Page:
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The Art of Violin 4
Ludwig van Beethoven - Johannes Brahms - Pablo de Sarasate - Johan Halvorsen

The Art of Violin 4

Jascha Heifetz

Label: Rhine Classics
Format: CD
Barcode: 4713106280042
barcode
Catalog number: RH 004
Releasedate: 08-09-17
- Live Recordings

- Previously unreleased recordings

- The recordings presented here have been duly restored and remastered for a better listening experience 
 
MusicWeb: «This is a valuable addition to the discography. - The Los Angeles concerts of 1963-1964 were given at the Hollywood Bowl, in which Heifetz and Piatigorsky played the Brahms Double with Leonard Bernstein, and at the Dorothy Chandler Pavilion where the violinist essayed the Beethoven with Zubin Mehta. Neither concert has apparently been issued before. There are two bonus tracks, previously released, that come from the Bell Telephone Hour with Donald Voorhees conducting in Radio City, New York in February 1950. The Dvořák is tightly coiled, cloaked and hooded, full of inimitable tonal splendour and not remotely relaxed, whilst the Sarasate Habanera is suave and bewitching. Cembal d’amour once issued this (CD-113) but their transfer is cloudy and palpably inferior to this one.»

Jascha Heifetz, widely regarded as one of the greatest performing artists of all time, was born in Vilnius, Lithuania, which was then occupied by Russia, on 2 February 1901. He began playing the violin at the age of two. He took his first lessons from his father Ruvin, and entered the local music school in Vilna at the age of five where he studied with Ilya Malkin. He made his first public appearance in a student recital there in December 1906, and made his formal public debut at the age of eight in the nearby city of Kaunas (then known as Kovno, Lithuania). With only brief sabbaticals, he performed in public for the next 65 years, establishing an unparalleled standard to which violinists around the world still aspire.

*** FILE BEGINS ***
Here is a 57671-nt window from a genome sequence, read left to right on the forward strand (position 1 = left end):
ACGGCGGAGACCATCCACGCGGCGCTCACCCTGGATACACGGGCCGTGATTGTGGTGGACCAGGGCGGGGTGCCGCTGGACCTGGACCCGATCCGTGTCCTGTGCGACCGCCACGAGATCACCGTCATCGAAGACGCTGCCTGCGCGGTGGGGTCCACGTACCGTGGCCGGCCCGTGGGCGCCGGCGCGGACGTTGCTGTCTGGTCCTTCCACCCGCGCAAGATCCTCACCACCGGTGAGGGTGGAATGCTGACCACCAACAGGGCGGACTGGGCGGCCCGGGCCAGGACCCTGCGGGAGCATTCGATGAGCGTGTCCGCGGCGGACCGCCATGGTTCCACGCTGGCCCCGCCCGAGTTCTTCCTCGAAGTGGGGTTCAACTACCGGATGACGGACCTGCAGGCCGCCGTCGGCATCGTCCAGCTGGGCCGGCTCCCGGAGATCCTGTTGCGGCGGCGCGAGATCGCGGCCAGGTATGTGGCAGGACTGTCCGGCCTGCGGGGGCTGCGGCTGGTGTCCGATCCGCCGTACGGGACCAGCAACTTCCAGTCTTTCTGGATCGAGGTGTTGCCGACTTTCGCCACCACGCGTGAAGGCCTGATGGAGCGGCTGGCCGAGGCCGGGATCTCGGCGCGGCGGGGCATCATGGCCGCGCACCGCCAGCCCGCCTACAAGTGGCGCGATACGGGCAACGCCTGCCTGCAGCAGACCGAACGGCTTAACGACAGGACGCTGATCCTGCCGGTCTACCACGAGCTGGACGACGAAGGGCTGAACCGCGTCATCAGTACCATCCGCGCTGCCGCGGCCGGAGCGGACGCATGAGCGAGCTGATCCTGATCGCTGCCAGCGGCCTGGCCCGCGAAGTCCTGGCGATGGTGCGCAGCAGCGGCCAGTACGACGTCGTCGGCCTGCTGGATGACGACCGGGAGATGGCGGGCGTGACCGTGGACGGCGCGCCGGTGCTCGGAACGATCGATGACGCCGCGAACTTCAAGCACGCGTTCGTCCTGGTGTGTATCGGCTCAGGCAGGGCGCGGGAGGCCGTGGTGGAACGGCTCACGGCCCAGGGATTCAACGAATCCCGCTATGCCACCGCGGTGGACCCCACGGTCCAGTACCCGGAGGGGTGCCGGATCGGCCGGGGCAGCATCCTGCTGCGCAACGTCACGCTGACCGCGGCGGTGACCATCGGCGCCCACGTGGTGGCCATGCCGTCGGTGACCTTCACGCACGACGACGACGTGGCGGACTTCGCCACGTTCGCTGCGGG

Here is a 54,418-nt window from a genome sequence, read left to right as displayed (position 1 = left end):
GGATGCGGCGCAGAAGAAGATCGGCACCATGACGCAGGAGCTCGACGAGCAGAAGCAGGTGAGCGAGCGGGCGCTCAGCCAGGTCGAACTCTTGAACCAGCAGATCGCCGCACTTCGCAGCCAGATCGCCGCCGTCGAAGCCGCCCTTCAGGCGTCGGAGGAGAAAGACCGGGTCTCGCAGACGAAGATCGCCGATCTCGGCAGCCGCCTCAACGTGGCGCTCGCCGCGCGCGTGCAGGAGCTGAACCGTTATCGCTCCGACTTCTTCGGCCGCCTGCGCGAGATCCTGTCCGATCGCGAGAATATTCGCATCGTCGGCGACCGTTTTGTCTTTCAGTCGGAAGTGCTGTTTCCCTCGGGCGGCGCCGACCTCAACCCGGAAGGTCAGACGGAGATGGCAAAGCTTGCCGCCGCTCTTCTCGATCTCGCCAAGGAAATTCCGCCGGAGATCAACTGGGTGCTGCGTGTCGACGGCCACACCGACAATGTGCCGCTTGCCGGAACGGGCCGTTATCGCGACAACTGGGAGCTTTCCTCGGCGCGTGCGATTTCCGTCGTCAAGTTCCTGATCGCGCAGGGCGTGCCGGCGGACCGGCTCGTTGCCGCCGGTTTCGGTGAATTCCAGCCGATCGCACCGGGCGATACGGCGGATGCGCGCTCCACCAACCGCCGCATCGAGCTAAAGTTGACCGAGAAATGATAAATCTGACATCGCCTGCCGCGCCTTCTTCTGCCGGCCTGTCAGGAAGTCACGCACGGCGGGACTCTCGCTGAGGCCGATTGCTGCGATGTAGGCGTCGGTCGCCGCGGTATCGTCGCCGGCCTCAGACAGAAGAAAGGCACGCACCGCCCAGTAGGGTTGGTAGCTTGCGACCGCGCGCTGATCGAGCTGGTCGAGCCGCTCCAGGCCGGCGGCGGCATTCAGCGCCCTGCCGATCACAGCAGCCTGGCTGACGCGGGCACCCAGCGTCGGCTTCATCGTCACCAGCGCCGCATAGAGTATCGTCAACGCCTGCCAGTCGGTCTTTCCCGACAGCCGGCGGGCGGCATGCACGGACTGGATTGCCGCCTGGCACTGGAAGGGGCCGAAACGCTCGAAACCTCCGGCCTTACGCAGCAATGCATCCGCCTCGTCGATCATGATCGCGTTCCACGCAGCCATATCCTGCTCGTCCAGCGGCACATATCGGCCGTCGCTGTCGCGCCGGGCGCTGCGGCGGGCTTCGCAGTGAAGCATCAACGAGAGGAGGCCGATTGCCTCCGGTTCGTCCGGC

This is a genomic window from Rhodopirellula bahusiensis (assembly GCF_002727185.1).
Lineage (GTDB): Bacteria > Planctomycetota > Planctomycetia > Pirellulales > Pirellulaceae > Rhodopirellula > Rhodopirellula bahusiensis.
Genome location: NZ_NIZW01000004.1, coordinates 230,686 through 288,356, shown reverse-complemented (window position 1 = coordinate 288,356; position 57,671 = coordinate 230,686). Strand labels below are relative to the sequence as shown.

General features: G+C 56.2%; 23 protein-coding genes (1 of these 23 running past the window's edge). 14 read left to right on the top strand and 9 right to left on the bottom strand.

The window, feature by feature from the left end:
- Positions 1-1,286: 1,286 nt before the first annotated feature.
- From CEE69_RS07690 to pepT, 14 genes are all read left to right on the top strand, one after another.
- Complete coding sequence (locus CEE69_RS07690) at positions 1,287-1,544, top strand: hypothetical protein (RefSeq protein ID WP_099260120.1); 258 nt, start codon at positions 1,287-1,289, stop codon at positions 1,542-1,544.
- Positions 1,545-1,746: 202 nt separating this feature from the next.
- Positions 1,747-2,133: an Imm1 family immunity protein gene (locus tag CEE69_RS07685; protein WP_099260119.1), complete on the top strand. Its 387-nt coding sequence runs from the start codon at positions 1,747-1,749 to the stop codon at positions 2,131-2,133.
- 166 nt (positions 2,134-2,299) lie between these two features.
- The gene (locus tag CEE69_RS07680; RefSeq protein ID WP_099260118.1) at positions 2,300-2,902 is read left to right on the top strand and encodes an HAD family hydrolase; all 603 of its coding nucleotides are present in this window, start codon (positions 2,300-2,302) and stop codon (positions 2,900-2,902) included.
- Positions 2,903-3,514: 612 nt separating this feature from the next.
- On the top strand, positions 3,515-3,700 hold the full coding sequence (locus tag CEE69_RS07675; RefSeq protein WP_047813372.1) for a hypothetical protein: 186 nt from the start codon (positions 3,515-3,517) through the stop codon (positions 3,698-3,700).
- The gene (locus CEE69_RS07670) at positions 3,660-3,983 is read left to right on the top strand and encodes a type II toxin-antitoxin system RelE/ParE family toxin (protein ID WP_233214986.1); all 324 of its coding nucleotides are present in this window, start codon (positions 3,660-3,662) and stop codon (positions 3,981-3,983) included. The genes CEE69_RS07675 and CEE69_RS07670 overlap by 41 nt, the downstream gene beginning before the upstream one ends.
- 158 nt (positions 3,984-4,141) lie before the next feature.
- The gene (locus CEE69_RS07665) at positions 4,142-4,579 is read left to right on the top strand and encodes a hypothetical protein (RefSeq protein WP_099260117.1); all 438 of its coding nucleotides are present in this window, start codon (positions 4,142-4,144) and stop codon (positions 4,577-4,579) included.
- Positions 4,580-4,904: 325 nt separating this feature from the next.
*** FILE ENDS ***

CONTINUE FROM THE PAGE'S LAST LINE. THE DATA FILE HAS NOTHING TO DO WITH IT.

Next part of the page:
Heifetz entered the St. Petersburg Conservatory in 1910. He studied first with I.R. Nalbandian, and then entered the class of Leopold Auer in 1911. By then his public performances were already creating a sensation. One outdoor concert in Odessa in the summer of 1911 reportedly drew as many as 8,000 people. The young Nathan Milstein, who was in the audience, recalled that the police surrounded the boy when he finished playing to protect him from the surging crowd.